Barron Von Strauss, who runs a theological FaceBook group that I admin, challenged any of the senior admins to write explanations of the Anglican 39 Articles of Religion. Being one of the least qualified to undertake the challenge and with the blessing of the primary Anglican minister in the group, I will write a brief explanation of each Article as time permits.
- Of Faith in the Holy Trinity.
There is but one living and true God, everlasting, without body, parts, or passions; of infinite power, wisdom, and goodness; the Maker, and Preserver of all things both visible and invisible. And in unity of this Godhead there be three Persons, of one substance, power, and eternity; the Father, the Son, and the Holy Ghost.
The first several articles apply universally to all Christians who affirm the three Ecumenical Creeds (more on the creeds in a later post). Christians affirm that God is one. Deuteronomy 6:4-5 commands us to listen and believe these words, “Hear, Israel! The Lord is our God, the Lord is one! And you shall love the Lord your God with all your heart and with all your soul and with all your strength.” We know that there are no other gods before Him because there are no other living and true gods that are “everlasting, without body, parts, or passions.”
We affirm that God is everlasting because He created all things, including this world, time, and space. Isaiah 40 describes the greatness of God. “Do you not know? Have you not heard? The Everlasting God, the Lord, the Creator of the ends of the earth does not become weary or tired. His understanding is unsearchable.” (Isa. 40:28) Isaiah tells us that there is none equal to God, that “he sits above the circle of the earth,” and that He has the power to govern all that is in the earth and in the heavens. The immensity of God’s power and eternity is too much for finite minds to grasp, yet He chose prophets to make Himself known to us. (More on another more significant way He made Himself known to us in a later post.)
God is “without body, parts, or passions.” He does not change. For much of church history, Christians have affirmed the simplicity and impassibility of God to establish the Creator/creature distinction, which is so clearly laid out in Isaiah 40. Creatures are given existence, yet God is His own existence, which is not derived from any causes. God is that which is uncaused. In His five proofs for the existence of God, Thomas Aquinas presented an argument from efficient cause, which states that efficient cause is the primary source of change, like the knowledge a carpenter has when creating a table. Just like a table is unable to be its own cause, the world came into existence through a primary efficient cause. Since efficient causes do not extend ad infinitum into the past, it is necessary to admit a first efficient cause, which we call God.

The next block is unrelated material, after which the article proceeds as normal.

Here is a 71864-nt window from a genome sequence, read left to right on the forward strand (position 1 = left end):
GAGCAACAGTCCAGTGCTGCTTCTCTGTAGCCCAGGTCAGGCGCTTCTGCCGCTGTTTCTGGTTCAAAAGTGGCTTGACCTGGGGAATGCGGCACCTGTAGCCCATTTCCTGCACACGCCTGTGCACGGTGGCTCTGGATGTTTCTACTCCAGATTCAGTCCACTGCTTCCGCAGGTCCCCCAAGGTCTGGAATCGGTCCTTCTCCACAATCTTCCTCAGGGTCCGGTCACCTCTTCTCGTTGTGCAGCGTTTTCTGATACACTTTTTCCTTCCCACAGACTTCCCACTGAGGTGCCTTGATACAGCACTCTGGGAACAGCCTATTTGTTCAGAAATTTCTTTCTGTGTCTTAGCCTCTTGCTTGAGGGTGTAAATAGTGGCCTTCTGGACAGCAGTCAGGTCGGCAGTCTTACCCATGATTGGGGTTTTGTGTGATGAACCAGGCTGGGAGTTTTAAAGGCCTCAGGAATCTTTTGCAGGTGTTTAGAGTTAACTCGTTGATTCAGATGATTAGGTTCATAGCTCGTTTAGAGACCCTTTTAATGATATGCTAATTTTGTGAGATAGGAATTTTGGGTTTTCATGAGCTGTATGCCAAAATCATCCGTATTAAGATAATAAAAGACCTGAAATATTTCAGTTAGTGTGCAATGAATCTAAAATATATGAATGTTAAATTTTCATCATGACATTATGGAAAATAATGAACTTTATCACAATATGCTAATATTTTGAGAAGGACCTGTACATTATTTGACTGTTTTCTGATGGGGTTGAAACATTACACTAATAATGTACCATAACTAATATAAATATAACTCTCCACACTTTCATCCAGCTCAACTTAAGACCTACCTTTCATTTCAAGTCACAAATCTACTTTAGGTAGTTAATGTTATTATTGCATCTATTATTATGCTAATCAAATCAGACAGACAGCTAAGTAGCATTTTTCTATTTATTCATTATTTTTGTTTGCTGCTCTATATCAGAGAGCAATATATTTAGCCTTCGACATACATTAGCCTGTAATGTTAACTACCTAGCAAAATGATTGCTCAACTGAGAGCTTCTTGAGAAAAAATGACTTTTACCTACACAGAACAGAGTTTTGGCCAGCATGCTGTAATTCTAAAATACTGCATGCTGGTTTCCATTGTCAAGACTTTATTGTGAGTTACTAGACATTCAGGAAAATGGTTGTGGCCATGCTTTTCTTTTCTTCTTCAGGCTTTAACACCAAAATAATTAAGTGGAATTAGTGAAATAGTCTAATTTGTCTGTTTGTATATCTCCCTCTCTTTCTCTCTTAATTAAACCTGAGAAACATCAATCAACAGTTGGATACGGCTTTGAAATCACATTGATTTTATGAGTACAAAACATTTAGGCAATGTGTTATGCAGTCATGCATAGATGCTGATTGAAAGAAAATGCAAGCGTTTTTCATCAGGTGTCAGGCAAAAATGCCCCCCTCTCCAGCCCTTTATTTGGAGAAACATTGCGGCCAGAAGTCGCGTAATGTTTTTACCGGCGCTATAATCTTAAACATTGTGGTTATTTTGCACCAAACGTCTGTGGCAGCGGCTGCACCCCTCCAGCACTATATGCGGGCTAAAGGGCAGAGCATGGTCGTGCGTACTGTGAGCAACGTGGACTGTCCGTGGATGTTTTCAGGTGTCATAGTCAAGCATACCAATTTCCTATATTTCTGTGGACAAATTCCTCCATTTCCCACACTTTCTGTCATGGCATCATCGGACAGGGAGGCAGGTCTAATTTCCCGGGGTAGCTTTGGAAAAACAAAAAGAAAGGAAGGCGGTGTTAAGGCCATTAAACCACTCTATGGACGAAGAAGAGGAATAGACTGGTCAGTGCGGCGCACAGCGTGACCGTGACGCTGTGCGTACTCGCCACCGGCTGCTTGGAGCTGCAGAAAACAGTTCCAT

Since God is His own existence and not derived from other causes, He cannot be put together with parts, which can add or subtract from His eternal essence. This is the fundamental understanding of Divine Simplicity. To say that God is simple might seem wrong to our modern ears, which often equates simplicity as something that is basic and easy to understand. But when we say that God is simple, what is meant is that God has no parts or passions. He is not a composite being that is subjected to emotional whims. He is who He is. He is the I Am. Compound beings require parts with some parts greater than others. But God is God in all. He is not made of love, wisdom, holiness, truth, and justice. God is love, wisdom, holiness, truth, and justice. He does not add or take away these attributes. He is the perfection of these attributes, which are His essence.
Even Plato, the pagan philosopher, understood this. In his dialogue Phaedo, Socrates speaks of the divine character as “pure, ever existing, immortal and unchanging.” (79 d) Since, according to Plato’s account of Socrates, the divine is pure and unchanging, it cannot invite its opposites. Since the Forms of justice and piety are the divine nature, the divine appeals to nothing other than its own character for the standard of what is good, just, and pious.
The doctrine of Divine Simplicity is not the same as the doctrine of Impassibility, but the two are closely related since it takes a complexity of parts to undergo change, and God emphatically declares the He does not change. (Cf. Malachi 3:6) The writer of Hebrews reminds us that “Jesus Christ is the same yesterday and today, and forever.” (Heb. 13:8)
I’m ending this post on the “one living and true God” with a reference to Jesus Christ, showing His same impassible attribute with the Father. This leads to the second part of Article 1, which I will address in my next post.